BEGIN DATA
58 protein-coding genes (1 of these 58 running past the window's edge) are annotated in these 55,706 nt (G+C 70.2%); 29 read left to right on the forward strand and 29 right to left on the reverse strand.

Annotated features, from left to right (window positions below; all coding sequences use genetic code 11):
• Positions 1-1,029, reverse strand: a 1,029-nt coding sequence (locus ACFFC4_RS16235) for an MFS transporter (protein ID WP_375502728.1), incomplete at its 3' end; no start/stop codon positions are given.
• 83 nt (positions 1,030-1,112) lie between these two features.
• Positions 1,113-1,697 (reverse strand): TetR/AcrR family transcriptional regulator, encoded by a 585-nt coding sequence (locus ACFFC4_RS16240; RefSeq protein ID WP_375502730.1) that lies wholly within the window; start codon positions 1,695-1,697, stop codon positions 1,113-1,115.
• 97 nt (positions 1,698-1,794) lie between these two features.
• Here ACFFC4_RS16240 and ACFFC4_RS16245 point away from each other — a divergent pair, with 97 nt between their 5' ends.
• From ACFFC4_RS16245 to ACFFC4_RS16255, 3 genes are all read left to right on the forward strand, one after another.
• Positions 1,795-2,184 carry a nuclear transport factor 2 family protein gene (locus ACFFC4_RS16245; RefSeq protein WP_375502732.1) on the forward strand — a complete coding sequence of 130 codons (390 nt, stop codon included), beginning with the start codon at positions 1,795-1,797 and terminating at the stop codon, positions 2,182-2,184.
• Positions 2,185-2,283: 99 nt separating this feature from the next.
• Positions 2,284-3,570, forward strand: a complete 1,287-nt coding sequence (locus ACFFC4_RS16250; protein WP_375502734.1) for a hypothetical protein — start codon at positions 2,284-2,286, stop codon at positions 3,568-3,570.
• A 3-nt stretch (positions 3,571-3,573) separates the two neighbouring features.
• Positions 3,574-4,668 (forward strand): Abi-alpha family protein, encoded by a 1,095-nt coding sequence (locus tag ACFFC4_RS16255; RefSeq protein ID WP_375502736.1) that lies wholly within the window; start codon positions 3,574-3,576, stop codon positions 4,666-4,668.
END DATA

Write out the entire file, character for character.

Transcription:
58 protein-coding genes (1 of these 58 running past the window's edge) are annotated in these 55,706 nt (G+C 70.2%); 29 read left to right on the forward strand and 29 right to left on the reverse strand.

Annotated features, from left to right (window positions below; all coding sequences use genetic code 11):
• Positions 1-1,029, reverse strand: a 1,029-nt coding sequence (locus ACFFC4_RS16235) for an MFS transporter (protein ID WP_375502728.1), incomplete at its 3' end; no start/stop codon positions are given.
• 83 nt (positions 1,030-1,112) lie between these two features.
• Positions 1,113-1,697 (reverse strand): TetR/AcrR family transcriptional regulator, encoded by a 585-nt coding sequence (locus ACFFC4_RS16240; RefSeq protein ID WP_375502730.1) that lies wholly within the window; start codon positions 1,695-1,697, stop codon positions 1,113-1,115.
• 97 nt (positions 1,698-1,794) lie between these two features.
• Here ACFFC4_RS16240 and ACFFC4_RS16245 point away from each other — a divergent pair, with 97 nt between their 5' ends.
• From ACFFC4_RS16245 to ACFFC4_RS16255, 3 genes are all read left to right on the forward strand, one after another.
• Positions 1,795-2,184 carry a nuclear transport factor 2 family protein gene (locus ACFFC4_RS16245; RefSeq protein WP_375502732.1) on the forward strand — a complete coding sequence of 130 codons (390 nt, stop codon included), beginning with the start codon at positions 1,795-1,797 and terminating at the stop codon, positions 2,182-2,184.
• Positions 2,185-2,283: 99 nt separating this feature from the next.
• Positions 2,284-3,570, forward strand: a complete 1,287-nt coding sequence (locus ACFFC4_RS16250; protein WP_375502734.1) for a hypothetical protein — start codon at positions 2,284-2,286, stop codon at positions 3,568-3,570.
• A 3-nt stretch (positions 3,571-3,573) separates the two neighbouring features.
• Positions 3,574-4,668 (forward strand): Abi-alpha family protein, encoded by a 1,095-nt coding sequence (locus tag ACFFC4_RS16255; RefSeq protein ID WP_375502736.1) that lies wholly within the window; start codon positions 3,574-3,576, stop codon positions 4,666-4,668.